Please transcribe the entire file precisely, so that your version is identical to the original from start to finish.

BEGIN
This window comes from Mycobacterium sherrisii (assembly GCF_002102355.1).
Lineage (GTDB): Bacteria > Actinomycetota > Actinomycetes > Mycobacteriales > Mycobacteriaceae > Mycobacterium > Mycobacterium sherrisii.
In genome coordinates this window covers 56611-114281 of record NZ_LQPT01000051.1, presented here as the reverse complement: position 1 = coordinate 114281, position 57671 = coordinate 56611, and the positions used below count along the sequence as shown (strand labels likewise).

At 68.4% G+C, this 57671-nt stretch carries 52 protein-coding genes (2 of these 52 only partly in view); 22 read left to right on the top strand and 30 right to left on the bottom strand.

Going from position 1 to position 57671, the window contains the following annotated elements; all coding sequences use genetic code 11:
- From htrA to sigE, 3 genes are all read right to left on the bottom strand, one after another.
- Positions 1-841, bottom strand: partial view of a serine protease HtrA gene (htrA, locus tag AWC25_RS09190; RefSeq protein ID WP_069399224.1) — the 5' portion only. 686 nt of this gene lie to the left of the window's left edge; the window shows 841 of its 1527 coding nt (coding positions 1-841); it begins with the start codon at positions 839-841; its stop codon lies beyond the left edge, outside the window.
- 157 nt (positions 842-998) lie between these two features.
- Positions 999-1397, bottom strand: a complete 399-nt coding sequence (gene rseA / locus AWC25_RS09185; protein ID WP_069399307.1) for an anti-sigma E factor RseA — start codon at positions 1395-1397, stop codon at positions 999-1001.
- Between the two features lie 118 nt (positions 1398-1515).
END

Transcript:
This window comes from Mycobacterium sherrisii (assembly GCF_002102355.1).
Lineage (GTDB): Bacteria > Actinomycetota > Actinomycetes > Mycobacteriales > Mycobacteriaceae > Mycobacterium > Mycobacterium sherrisii.
In genome coordinates this window covers 56611-114281 of record NZ_LQPT01000051.1, presented here as the reverse complement: position 1 = coordinate 114281, position 57671 = coordinate 56611, and the positions used below count along the sequence as shown (strand labels likewise).

At 68.4% G+C, this 57671-nt stretch carries 52 protein-coding genes (2 of these 52 only partly in view); 22 read left to right on the top strand and 30 right to left on the bottom strand.

Going from position 1 to position 57671, the window contains the following annotated elements; all coding sequences use genetic code 11:
- From htrA to sigE, 3 genes are all read right to left on the bottom strand, one after another.
- Positions 1-841, bottom strand: partial view of a serine protease HtrA gene (htrA, locus tag AWC25_RS09190; RefSeq protein ID WP_069399224.1) — the 5' portion only. 686 nt of this gene lie to the left of the window's left edge; the window shows 841 of its 1527 coding nt (coding positions 1-841); it begins with the start codon at positions 839-841; its stop codon lies beyond the left edge, outside the window.
- 157 nt (positions 842-998) lie between these two features.
- Positions 999-1397, bottom strand: a complete 399-nt coding sequence (gene rseA / locus AWC25_RS09185; protein ID WP_069399307.1) for an anti-sigma E factor RseA — start codon at positions 1395-1397, stop codon at positions 999-1001.
- Between the two features lie 118 nt (positions 1398-1515).